Market Recap – Week Ending April 26

Market Updates

Strong Earnings Push Stocks Higher; Fed Meeting This Week

Overview: Stocks rose across the globe last week as strong earnings in the U.S. overcame a slowdown in economic growth in the first quarter. For the week, the S&P 500 index was higher by 2.7%, with international developed stocks (MSCI EAFE) up 2.0%, and emerging markets (MSCI EM) moving higher by 3.8% on the week. In bonds, Treasury yields rose last week as the Federal Reserve’s preferred measure of inflation, core personal consumption (PCE), increased 2.8% year-over-year in March, above expectations. The data reinforced investor concerns that sticky inflation may force the Fed to delay rate cuts this year with Fed Watch data now expecting one or two rate cuts for 2024. The 2-year and 10-year Treasury notes finished the week at yields of 5.00% and 4.67%, respectively, and yields for both notes are now about 75 basis points (0.75%) higher year-to-date. In other economic data, U.S. real Gross Domestic Product (GDP) grew at a 1.6% annualized pace in the first quarter, well below consensus expectations, as the Fed continues to monitor growth and inflation. The Fed will hold their next policy meeting this Tuesday and Wednesday, with the Fed expected to keep interest rates unchanged as investors will follow the news conference following the meeting for any clues to future central bank policy. Away from the Fed meeting this week, corporate earnings will continue to be in focus. The first-quarter earnings season has been strong so far with about 80% of the S&P 500 companies that have reported earnings beating expectations (Factset). In addition, the employment report for March will be released on Friday May 3, with expectation for 230,000 new payroll jobs and unemployment to remain at 3.8%. Included in the jobs report will be a key inflation metric, the average hourly earnings, which is expected to fall from 4.1% to 4.0% on an annualized basis.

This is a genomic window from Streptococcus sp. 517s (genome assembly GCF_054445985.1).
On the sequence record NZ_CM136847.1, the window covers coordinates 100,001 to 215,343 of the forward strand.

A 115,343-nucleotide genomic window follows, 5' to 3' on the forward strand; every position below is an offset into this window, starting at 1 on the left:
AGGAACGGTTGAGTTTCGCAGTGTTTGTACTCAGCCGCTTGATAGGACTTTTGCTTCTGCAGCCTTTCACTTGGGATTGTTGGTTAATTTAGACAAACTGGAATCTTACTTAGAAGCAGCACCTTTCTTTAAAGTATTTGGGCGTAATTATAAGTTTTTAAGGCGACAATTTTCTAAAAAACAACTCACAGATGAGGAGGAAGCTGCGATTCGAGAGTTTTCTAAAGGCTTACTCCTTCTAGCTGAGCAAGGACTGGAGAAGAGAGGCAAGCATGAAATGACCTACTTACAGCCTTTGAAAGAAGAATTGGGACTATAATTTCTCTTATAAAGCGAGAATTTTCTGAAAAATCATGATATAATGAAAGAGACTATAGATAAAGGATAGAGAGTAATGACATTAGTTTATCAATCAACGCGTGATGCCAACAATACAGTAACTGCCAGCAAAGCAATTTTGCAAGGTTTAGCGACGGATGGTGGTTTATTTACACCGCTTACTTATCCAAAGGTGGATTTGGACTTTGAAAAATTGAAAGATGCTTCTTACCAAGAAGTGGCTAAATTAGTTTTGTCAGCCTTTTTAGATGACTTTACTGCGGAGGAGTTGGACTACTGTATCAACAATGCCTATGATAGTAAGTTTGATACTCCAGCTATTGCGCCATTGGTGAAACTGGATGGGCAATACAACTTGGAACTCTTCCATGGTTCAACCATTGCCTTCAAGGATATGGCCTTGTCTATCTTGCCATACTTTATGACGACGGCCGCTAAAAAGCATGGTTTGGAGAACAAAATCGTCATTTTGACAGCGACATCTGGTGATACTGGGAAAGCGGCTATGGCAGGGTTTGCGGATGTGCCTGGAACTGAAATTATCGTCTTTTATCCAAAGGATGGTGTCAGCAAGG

Update on Economic Growth (from JP Morgan): Last week's initial estimates of 1Q24 GDP revealed a complex picture. At the start of the year, expectations were set for gradual declines in growth and inflation. However, the data showed a sharp deceleration in headline growth while inflation, as measured by the Personal Consumption Expenditures (PCE) price index, accelerated on a quarter-to-quarter basis. This has raised concerns about potential stagflation and its implications on interest rates and markets. Looking at the details, first-quarter real GDP grew at an annualized rate of 1.6%, roughly half the pace of the previous quarter and below the Fed’s forecasts for 2024 and the longer term. However, volatile components like trade and inventories, which often swing up and down in consecutive quarters, significantly impacted this slowdown. Excluding those components, the economy grew at a healthy 3.1% rate – slightly above last year's average. This growth was supported by a strong labor market, evident from fewer jobless claims, which in turn bolstered consumer spending – rising by 2.5%, nearly aligning with its 20-year trend. This suggests concerns over economic stagnation may be exaggerated, as the headline figure masked the underlying strength. However, while recent reports remain consistent with falling inflation, it has turned into a very slow decline, tempering market expectations for rate cuts this year. The FOMC statement will be pivotal in revealing whether the Fed also is leaning toward reducing its rate-cut projections. Such a shift could pressure the multiple expansion, which fueled much of the equity market gains in the first quarter.


Sources: JP Morgan Asset Management, Goldman Sachs Asset Management, Barron’s, Bloomberg, Factset, CNBC.

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